Day 1 - The next Chapter begins
Today was the day that the first crate arrived to begin the introductions with the elephants – Minbu (the dominant female known as a matriarch), Tara, Noorjahan and Esha (our three year old calf, born here at Twycross Zoo by Noorjahan). All of the keepers who work with our girls daily were present and emotions were high with excitement to begin the next steps of our elephants’ move.
Once all of our morning jobs were completed – which included cleaning and the daily animal checks – our girls were given their breakfast and sent off into the grass paddock which was set up with some exciting enrichment to keep them entertained. The safest thing for them was to keep them busy and away from the noises and vibrations of the vehicles delivering the crate.
Once the crate arrived from Dublin, everyone was immediately on hand to try and help the move go as smoothly as possible. Within only a few minutes the crate had touched down and was secured into position. With the elephants still at a safe distance away, it gave us keepers the perfect opportunity to give the crate a good inspection.
The girls were given access to view and walk past the crate in the afternoon. They showed positive reactions and all of them came to have a look. Minbu and Tara gave it a good stare and carried on walking and Noorjahan walked passed it slightly quicker and ushered her calf Esha past it too. Initial reactions on day one, although small, were very positive.
Today we started some maintenance work to make the crate safe to use. So as we did yesterday, the elephants were given their check overs, the paddocks were cleaned and enrichment was put out for the girls to enjoy a day on the grass in the sun.
The aim of today was to remove some of the old fencing and to put in its place some chains to give the elephant’s access to the crate with ease. The chain will be movable so we can pick and choose when we do and don’t give the elephants access, this is because we only want positive interactions with the crates.
The reactions that we saw yesterday with the elephants were very similar to today; they held their trunks up towards the crate to sniff the area, they had their ears out wide and gave it a long stare as they walked on past. Esha was able to give it a slightly longer look at this point but again ushered on inside by mum Noorjahan. This is very typical behaviour from the adults as they would be the ones to check something out first before they let their calf go near it.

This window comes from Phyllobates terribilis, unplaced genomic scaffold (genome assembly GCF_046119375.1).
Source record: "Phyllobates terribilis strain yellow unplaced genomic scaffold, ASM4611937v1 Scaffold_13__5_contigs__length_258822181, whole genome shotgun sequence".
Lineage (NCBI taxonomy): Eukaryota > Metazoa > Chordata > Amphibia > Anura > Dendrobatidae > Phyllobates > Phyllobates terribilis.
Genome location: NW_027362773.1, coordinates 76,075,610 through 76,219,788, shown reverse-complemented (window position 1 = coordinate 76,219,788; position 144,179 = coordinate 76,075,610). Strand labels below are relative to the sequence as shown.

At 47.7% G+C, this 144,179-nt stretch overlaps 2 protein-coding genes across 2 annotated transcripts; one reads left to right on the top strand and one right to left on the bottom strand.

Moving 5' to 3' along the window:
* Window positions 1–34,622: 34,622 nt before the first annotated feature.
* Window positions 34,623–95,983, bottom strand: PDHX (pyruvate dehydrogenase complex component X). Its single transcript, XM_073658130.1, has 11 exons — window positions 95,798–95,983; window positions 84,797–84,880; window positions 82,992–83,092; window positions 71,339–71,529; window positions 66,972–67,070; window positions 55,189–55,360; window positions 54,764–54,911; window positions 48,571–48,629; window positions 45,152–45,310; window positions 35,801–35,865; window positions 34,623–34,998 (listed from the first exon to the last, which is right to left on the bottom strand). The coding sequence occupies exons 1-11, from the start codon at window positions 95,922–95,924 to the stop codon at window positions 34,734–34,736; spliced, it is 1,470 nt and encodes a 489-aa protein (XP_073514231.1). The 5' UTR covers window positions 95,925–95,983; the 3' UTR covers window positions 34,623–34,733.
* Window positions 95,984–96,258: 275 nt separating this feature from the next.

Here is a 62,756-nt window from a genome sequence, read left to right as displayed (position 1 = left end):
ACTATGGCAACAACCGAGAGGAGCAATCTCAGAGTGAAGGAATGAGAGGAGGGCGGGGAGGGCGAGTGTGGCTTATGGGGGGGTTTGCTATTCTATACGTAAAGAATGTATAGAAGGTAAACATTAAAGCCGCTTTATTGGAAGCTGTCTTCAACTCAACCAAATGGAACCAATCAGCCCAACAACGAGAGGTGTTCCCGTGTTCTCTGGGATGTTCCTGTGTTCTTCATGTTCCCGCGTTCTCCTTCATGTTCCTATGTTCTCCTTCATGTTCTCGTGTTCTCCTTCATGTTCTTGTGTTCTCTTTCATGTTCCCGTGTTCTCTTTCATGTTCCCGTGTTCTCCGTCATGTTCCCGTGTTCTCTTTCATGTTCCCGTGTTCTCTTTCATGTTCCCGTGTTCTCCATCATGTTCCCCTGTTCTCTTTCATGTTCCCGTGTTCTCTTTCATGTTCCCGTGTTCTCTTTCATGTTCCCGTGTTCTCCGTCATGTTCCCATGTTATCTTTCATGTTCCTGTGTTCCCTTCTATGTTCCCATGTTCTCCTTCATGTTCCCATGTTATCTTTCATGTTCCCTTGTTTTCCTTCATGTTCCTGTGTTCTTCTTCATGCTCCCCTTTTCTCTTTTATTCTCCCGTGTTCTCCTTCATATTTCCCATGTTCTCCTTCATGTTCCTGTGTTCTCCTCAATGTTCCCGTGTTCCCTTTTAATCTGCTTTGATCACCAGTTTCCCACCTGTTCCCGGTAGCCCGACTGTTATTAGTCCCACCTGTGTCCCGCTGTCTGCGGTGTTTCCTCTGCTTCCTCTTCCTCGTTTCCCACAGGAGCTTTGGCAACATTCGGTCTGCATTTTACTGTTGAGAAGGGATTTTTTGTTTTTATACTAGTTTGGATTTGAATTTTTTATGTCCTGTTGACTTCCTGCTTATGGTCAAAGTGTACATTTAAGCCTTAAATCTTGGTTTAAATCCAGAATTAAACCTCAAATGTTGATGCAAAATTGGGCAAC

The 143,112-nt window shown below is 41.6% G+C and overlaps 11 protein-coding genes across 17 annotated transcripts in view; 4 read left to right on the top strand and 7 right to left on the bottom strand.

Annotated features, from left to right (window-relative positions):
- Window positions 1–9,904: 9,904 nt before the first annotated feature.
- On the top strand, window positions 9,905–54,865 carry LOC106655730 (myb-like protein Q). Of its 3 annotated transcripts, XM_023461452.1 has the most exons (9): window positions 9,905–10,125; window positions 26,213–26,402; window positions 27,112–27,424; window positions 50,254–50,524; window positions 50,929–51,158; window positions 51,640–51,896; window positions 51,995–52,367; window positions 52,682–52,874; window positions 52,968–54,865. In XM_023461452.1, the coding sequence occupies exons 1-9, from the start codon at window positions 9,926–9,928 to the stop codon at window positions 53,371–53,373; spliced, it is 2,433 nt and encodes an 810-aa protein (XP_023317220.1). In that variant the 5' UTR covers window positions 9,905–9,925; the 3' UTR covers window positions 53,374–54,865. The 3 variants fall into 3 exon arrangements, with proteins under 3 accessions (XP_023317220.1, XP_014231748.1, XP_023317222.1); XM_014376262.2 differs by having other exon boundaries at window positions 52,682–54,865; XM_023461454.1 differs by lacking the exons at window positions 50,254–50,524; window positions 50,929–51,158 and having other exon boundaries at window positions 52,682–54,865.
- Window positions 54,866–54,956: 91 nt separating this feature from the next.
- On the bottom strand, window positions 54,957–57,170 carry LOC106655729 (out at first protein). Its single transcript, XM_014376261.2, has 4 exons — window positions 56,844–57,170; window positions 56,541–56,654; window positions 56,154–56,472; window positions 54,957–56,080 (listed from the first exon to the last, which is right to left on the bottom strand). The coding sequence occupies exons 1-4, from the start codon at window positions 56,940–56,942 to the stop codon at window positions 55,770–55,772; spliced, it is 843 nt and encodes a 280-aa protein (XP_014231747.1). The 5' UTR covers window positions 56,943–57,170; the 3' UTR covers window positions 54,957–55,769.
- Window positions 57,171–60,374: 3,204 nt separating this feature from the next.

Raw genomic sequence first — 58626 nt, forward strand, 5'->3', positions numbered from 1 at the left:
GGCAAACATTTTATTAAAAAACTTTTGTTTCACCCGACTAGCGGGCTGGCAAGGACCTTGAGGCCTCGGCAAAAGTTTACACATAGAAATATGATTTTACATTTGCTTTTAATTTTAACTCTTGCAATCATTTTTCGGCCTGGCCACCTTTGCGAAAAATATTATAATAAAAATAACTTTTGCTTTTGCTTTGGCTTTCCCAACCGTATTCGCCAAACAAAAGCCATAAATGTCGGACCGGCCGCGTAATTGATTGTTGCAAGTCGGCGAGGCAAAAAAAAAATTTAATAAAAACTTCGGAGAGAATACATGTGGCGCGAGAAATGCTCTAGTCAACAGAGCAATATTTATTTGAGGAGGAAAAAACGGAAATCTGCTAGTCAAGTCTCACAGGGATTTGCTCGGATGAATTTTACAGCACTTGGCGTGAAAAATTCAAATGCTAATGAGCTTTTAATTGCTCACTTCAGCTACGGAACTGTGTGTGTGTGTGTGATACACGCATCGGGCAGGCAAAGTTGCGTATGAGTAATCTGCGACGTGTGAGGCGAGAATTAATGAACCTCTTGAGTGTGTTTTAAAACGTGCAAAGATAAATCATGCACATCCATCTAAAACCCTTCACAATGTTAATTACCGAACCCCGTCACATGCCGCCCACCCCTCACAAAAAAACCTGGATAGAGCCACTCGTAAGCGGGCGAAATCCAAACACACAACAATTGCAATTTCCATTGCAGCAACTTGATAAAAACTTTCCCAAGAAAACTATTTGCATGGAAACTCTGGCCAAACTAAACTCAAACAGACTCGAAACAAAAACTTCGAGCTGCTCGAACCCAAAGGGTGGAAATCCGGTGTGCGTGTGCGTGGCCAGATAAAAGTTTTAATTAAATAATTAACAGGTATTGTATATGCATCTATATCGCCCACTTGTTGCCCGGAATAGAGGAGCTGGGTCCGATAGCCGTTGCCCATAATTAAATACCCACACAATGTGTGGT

Today was the first day of training after the crate arrived.
The girls have had a few days away from training, so we were eager to see if they were still interested in their daily training activities. Thankfully they were amazing.
We did some of our usual health check training in the morning then changed our routine slightly to give them a chance to see the crate one by one without being rushed.
We sent the elephants out one at a time, as we usually would, and then called them over to the fence line by the crate. Once there we gave them plenty of nice food (i.e. bananas and melons) to make it as positive an experience as possible. We then continued the daily routine as we usually would.
Over the coming weeks the routine will change very slightly to involve the crate. If we changed the routine too quickly it would upset the girls as they wouldn’t know what we were expecting of them. Our aim is to keep training and new way of working as fun and enjoyable as possible for the elephants as well as the keepers!
Once all the training had been completed, Noorjahan and Esha (mum and calf) were given slightly longer to explore the crate. This was to ensure Noorjahan was happy for Esha to be near it. Once they had settled, all four elephants were given access without being in a controlled training environment. After 30 minutes, the girls were so interested in the crate we struggled to get them away!
The new routine with the girls has been going well. They are all happy to stand near the crate and take food from the crate.
Noorjahan and Esha’s routine has changed slightly as they’ve been enjoying their time near the crate a tad too much! We need to keep the routine as easy-flowing as possible for Minbu and Tara to benefit as well.